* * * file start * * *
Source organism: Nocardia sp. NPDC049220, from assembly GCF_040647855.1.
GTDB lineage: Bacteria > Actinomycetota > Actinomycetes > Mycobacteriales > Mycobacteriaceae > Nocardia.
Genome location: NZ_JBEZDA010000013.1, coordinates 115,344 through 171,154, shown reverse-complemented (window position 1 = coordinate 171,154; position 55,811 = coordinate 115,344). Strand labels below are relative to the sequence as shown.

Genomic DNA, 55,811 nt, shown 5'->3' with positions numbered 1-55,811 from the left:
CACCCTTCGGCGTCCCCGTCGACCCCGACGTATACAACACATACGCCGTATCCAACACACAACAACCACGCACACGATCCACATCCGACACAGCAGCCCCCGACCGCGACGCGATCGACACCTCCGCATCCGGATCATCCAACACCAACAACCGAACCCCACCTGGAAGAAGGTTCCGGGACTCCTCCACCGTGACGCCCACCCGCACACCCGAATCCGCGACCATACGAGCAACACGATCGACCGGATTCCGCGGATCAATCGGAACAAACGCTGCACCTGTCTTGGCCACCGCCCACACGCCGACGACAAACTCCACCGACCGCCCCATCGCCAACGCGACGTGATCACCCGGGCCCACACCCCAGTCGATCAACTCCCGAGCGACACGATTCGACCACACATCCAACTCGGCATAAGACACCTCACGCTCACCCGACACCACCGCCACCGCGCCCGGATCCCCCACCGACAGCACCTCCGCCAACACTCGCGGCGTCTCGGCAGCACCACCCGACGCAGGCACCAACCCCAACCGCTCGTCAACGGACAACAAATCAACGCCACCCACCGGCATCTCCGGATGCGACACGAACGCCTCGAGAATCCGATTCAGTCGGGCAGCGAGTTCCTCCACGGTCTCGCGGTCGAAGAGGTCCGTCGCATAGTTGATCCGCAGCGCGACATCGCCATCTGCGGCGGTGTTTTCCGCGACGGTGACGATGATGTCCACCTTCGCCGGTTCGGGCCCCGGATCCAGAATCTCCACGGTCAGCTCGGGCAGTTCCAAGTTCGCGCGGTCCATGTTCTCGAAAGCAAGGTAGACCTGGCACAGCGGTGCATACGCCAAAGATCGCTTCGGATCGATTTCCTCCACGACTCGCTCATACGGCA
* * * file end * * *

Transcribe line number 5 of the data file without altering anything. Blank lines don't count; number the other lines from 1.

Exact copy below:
CACCCTTCGGCGTCCCCGTCGACCCCGACGTATACAACACATACGCCGTATCCAACACACAACAACCACGCACACGATCCACATCCGACACAGCAGCCCCCGACCGCGACGCGATCGACACCTCCGCATCCGGATCATCCAACACCAACAACCGAACCCCACCTGGAAGAAGGTTCCGGGACTCCTCCACCGTGACGCCCACCCGCACACCCGAATCCGCGACCATACGAGCAACACGATCGACCGGATTCCGCGGATCAATCGGAACAAACGCTGCACCTGTCTTGGCCACCGCCCACACGCCGACGACAAACTCCACCGACCGCCCCATCGCCAACGCGACGTGATCACCCGGGCCCACACCCCAGTCGATCAACTCCCGAGCGACACGATTCGACCACACATCCAACTCGGCATAAGACACCTCACGCTCACCCGACACCACCGCCACCGCGCCCGGATCCCCCACCGACAGCACCTCCGCCAACACTCGCGGCGTCTCGGCAGCACCACCCGACGCAGGCACCAACCCCAACCGCTCGTCAACGGACAACAAATCAACGCCACCCACCGGCATCTCCGGATGCGACACGAACGCCTCGAGAATCCGATTCAGTCGGGCAGCGAGTTCCTCCACGGTCTCGCGGTCGAAGAGGTCCGTCGCATAGTTGATCCGCAGCGCGACATCGCCATCTGCGGCGGTGTTTTCCGCGACGGTGACGATGATGTCCACCTTCGCCGGTTCGGGCCCCGGATCCAGAATCTCCACGGTCAGCTCGGGCAGTTCCAAGTTCGCGCGGTCCATGTTCTCGAAAGCAAGGTAGACCTGGCACAGCGGTGCATACGCCAAAGATCGCTTCGGATCGATTTCCTCCACGACTCGCTCATACGGCA